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|Complexity Choir - Page 2|
Finally I ask the singers to choose a song most of them are likely to know and then to sing it together, harmonizing freely as the spirit moves them. This may be the ultimate pickup ensemble, but it's remarkable to hear what happens as a group of teachers or psychotherapists sail into "Oh! Susanna" or "Amazing Grace" or "Row-Row-Row Your Boat." (And it's fascinating to me that more than half the time, the group chooses "Amazing Grace"—which apparently is one of the most harmoniously balanced songs in the Western tradition.) Once the melody is established, individual voices begin to emerge, weaving their harmonies above and below, playing off one another, moving intuitively toward a crescendo before the final notes. Faces light up in choir and audience alike; we are all swept into the flow of the singers' energy and aliveness. At these times, people have said—and I've experienced this as well—there is a palpable sense of vitality that fills the room.
At that moment we are experiencing integration at its acoustic best. Each member of the choir has his or her unique voice, while at the same time they are linked together in a complex and harmonious whole. One is never quite certain where the choir will take the song, but the surprises simply highlight the pleasure of a familiar, shared melody. This balance between differentiated voices on the one hand and their linkage on the other is the embodiment of integration.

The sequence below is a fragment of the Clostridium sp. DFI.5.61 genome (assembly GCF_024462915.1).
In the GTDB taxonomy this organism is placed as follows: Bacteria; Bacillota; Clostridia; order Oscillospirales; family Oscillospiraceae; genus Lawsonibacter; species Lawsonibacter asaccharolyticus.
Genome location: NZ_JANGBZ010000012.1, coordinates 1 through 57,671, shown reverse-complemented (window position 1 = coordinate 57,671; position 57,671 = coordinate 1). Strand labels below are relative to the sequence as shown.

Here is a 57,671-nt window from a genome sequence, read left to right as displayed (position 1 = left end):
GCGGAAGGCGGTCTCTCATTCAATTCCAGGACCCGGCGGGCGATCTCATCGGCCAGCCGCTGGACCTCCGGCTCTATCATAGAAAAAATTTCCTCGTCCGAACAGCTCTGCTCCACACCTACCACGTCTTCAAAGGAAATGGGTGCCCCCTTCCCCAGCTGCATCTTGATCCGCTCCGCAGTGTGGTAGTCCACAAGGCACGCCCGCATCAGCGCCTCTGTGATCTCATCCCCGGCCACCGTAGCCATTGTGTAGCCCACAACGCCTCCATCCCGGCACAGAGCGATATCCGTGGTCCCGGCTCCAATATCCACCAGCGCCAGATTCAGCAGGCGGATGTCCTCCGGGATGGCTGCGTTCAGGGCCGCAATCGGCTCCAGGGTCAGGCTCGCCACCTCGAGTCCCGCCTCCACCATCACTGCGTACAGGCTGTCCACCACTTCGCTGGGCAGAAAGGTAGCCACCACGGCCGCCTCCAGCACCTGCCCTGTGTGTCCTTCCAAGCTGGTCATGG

And what about the first two exercises? As you surely could predict, the single-note humming is unchanging, rigid—and after a while, dull and boring. The initial excitement and risk of volunteering gives way to the monotony of the task. The singers may be linked, but they cannot express their uniqueness, their individuality. When differentiation is blocked, integration cannot occur. Without the movement toward integration, the entire system moves away from complexity—away from harmony—and into rigidity.
On the other hand, when the singers close their ears and sing whatever they want, what emerges is cacophony, a chaotic outpouring of sound that often creates a sense of anxiety and distress in the listeners. Now there is no linkage—only differentiation. When integration is blocked in this way, we also move away from complexity, away from harmony. But this time we move toward chaos, not rigidity.
As the singers settle into their seats again, I sum up the point of the exercise: It is the middle way between chaos and rigidity—the flow of independent voices linked together in harmony—that maximizes both complexity and vitality. This is the essence of integration.